There’s more Martianism in another Faber debut, Philip Gross’s The Ice Factory.
Clogged webs are slack-strung tennis nets;
convulvulus, frail horn gramophones
for bees –
the opening lines assert, pulling out all the stops, but also requiring too much of that comma (which stands in for a plural verb but is asked to be singular), and perhaps also of gramophones, which are more commonly listened to than climbed inside. ‘Seeing’, here and elsewhere in the book, means turning a blind eye to rhythmical and syntactical inelegance. Ratcheting grasshoppers, jellyfish like pale fleurs du mal, the ‘Atlantic like a wildhaired, dotty aunt’: it may be better to do without metaphor if the alternative is to over-do it like this. There are two main strands to The Ice Factory: scenes from a suburban childhood, evoked without sentimentality but also without resonance; and exile, not just of East European refugees in England and the English in Africa, but in the poet’s own vulnerable, apart, ‘alienated’ probing of mystery. He sounds honest and amiable enough, but advances nothing that couldn’t be found in the average Outposts, and good will towards him is gradually driven out by stylistic mannerisms: his habit of ending poems with punchy, subjectless verbs; interpolations of dialogue, often unconvincing and rhythmically obstructive; lines broken and indented to no obvious purpose.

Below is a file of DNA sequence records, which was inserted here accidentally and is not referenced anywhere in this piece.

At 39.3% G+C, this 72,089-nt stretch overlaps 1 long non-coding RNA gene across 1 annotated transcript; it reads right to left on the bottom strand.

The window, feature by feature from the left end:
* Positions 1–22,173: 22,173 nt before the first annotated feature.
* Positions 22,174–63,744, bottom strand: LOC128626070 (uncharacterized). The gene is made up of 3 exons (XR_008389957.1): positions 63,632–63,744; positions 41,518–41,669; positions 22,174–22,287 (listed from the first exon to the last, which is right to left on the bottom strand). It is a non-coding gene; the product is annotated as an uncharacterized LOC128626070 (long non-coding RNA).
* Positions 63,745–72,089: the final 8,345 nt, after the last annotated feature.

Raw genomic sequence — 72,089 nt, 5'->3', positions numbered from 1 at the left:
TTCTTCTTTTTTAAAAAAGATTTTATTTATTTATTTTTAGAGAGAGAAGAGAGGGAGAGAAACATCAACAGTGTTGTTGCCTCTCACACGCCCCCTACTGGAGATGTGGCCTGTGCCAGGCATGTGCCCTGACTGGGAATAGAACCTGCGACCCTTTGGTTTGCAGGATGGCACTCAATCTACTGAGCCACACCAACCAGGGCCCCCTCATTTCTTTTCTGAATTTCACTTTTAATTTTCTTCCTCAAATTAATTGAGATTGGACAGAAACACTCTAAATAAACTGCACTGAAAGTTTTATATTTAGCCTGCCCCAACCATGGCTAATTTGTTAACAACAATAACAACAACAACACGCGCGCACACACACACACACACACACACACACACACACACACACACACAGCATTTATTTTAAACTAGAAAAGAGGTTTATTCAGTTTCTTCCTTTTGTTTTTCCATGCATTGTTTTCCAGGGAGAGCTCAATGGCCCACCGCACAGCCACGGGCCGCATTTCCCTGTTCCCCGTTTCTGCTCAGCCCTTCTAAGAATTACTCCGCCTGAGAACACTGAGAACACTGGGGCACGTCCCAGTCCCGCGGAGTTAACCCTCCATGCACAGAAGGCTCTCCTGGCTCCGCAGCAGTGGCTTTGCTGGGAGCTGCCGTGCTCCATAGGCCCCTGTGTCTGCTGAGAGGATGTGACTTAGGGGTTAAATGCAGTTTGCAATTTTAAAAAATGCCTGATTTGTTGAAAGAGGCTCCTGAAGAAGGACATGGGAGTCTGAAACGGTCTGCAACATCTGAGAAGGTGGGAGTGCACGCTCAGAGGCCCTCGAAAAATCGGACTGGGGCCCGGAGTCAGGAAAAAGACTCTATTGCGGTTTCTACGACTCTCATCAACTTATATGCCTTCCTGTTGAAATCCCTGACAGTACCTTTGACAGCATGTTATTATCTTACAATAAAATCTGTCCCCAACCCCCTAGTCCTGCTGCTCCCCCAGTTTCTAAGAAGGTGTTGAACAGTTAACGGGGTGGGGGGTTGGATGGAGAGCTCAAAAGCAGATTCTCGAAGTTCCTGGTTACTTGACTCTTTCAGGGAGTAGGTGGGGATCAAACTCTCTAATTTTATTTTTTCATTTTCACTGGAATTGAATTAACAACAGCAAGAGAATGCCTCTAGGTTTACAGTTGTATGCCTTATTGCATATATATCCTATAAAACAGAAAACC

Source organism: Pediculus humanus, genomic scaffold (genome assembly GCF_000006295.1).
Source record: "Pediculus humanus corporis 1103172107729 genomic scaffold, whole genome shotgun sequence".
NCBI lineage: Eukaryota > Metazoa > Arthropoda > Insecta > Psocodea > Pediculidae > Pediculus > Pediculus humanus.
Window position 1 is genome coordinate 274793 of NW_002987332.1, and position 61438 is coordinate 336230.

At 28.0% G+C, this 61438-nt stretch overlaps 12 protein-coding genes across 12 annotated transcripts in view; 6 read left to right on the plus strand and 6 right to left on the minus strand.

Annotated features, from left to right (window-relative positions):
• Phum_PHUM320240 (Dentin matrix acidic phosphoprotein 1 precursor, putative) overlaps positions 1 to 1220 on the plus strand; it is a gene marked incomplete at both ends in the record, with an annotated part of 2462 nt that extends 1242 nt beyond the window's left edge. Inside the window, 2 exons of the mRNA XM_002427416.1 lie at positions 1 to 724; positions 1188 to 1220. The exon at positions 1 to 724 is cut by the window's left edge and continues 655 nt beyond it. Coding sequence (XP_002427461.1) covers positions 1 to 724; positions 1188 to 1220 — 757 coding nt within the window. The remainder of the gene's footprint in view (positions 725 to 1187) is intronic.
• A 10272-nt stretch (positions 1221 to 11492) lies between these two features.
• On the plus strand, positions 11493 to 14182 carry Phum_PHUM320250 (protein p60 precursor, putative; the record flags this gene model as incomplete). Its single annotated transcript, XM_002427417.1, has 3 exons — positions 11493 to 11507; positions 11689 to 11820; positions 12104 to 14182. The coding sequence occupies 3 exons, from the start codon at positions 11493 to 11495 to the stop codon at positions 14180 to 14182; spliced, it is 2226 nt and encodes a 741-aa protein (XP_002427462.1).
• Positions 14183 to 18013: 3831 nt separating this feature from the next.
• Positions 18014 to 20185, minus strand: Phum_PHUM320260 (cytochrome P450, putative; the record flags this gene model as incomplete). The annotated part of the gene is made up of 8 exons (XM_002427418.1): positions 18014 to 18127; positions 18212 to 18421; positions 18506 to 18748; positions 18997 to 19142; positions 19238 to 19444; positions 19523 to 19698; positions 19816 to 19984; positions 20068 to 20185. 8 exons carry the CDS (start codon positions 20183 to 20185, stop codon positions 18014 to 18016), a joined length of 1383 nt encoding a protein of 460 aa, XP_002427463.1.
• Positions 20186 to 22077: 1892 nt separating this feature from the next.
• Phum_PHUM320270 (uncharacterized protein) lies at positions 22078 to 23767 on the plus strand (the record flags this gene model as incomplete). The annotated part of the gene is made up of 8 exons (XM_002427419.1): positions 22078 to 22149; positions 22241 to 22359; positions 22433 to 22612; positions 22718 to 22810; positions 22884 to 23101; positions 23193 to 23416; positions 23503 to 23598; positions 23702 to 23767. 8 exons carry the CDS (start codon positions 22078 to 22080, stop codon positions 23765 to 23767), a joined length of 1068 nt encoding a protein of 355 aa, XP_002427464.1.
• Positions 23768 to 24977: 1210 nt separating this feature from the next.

Verse like Philip Gross’s is the norm in Britain today and has been since the Movement: the poem as goods train, trundling a series of shackled-together images behind the engine of its main theme. Medbh McGuckian, occasionally linked with the Martians but from a different almost French Symbolist line, made her name as a bizarre and original talent some five years ago with a prize-winning poem called ‘The Flitting’, which ends with the memory of a train that ‘ploughed like an emperor living out a myth’. Her poetry goes against the current, not by any shockingness of theme, but by its Romanticism – its recitations of sun, moon, stars, goddesses, nightingales, bowers and flowers, and its Wordsworthian falling in with ‘the nature of a gleam’. Typical of its atypicality is its use of the word ‘like’: far from coupling the known with the known, turtles with wagon-trains or cobwebs with tennis nets, McGuckian follows what might be called the Margate Sands Principle of Metaphor, connecting nothing with nothing:
How clear and beautiful and hard to bear,
The shutters of these full delaying months,
Like a window not made to open, or a house
That has been too long to let, my dark woman’s
Slope. While the noise of the moon is like
Valerian drops when you come into a room
Late at night, or the strangling of a river
To give shape to its fall.